We assessed the combined role of epinephrine and glucagon in regulating gluconeogenic precursor metabolism during insulin-induced hypoglycemia in the overnight-fasted, adrenalectomized, conscious dog. In paired studies (n = 5), insulin was infused intraportally at 5 mU · kg−1 · min−1 for 3 h. Epinephrine was infused at a basal rate (B-EPI) or variable rate to simulate the normal epinephrine response to hypoglycemia (H-EPI), whereas in both groups the hypoglycemia-induced rise in cortisol was simulated by cortisol infusion. Plasma glucose fell to ~ 42 mg/dl in both groups. Glucagon failed to rise in B-EPI, but increased normally in H-EPI. Hepatic glucose release fell in B-EPI but increased in H-EPI. In B-EPI, the normal rise in lactate levels and net hepatic lactate uptake was prevented. Alanine and glycerol metabolism were similar in both groups. Since glucagon plays little role in regulating gluconeogenic precursor metabolism during 3 h of insulin-induced hypoglycemia, epinephrine must be responsible for increasing lactate release from muscle, but is minimally involved in the lipolytic response. In conclusion, a normal rise in epinephrine appears to be required to elicit an increase in glucagon during insulin-induced hypoglycemia in the dog. During insulin-induced hypoglycemia, epinephrine plays a major role in maintaining an elevated rate of glucose production, probably via muscle lactate release and hepatic lactate uptake.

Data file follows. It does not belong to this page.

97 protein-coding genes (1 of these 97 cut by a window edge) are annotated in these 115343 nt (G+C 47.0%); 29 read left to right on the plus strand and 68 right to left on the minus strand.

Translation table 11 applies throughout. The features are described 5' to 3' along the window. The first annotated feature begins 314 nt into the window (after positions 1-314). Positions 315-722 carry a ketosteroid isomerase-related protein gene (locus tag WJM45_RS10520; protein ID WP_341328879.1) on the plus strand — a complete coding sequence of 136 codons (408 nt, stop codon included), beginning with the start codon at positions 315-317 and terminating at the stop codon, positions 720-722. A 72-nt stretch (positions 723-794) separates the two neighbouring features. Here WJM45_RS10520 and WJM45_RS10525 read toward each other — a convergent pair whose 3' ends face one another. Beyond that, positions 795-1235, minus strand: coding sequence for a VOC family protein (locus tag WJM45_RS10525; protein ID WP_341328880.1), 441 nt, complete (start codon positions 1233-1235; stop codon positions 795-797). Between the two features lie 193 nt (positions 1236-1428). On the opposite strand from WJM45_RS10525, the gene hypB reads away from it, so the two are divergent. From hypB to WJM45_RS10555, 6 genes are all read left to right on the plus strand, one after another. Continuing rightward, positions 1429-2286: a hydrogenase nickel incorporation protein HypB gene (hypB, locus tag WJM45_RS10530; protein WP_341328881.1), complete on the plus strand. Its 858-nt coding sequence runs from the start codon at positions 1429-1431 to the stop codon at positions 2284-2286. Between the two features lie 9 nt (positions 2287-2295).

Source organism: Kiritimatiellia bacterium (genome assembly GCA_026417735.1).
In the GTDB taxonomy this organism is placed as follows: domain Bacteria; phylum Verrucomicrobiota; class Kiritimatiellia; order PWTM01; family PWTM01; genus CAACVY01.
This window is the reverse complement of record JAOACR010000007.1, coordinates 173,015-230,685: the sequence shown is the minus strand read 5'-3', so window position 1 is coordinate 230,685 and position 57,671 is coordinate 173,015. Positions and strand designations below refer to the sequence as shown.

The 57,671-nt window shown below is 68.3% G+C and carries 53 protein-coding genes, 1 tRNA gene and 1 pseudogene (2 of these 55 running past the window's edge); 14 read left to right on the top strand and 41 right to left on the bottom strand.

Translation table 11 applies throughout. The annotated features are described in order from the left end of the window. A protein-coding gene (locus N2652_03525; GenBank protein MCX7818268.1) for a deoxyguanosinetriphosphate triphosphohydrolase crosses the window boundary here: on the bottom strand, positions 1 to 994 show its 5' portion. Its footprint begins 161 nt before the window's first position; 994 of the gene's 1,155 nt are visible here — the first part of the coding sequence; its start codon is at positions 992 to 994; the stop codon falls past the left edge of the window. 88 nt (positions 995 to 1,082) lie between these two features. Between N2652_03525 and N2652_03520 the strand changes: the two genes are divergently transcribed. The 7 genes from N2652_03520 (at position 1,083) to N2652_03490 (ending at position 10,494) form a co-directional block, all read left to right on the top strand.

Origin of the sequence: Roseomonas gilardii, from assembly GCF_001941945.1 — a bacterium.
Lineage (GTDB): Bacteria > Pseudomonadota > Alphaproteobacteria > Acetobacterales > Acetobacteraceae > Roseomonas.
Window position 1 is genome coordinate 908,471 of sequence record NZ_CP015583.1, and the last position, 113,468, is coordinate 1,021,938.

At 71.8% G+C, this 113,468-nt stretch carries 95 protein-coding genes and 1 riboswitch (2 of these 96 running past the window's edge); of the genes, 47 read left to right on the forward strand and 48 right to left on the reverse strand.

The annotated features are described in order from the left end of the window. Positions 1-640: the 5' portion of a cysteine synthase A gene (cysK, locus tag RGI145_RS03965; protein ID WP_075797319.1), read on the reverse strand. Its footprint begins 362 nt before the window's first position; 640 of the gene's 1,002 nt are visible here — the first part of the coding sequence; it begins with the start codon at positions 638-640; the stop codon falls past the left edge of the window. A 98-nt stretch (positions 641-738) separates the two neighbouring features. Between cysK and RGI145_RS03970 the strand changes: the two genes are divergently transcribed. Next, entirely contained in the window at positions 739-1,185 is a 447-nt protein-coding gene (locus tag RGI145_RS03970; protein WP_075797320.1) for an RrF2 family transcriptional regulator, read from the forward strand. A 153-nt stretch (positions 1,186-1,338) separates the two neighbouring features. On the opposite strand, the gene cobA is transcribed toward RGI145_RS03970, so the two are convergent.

- Glucose metabolism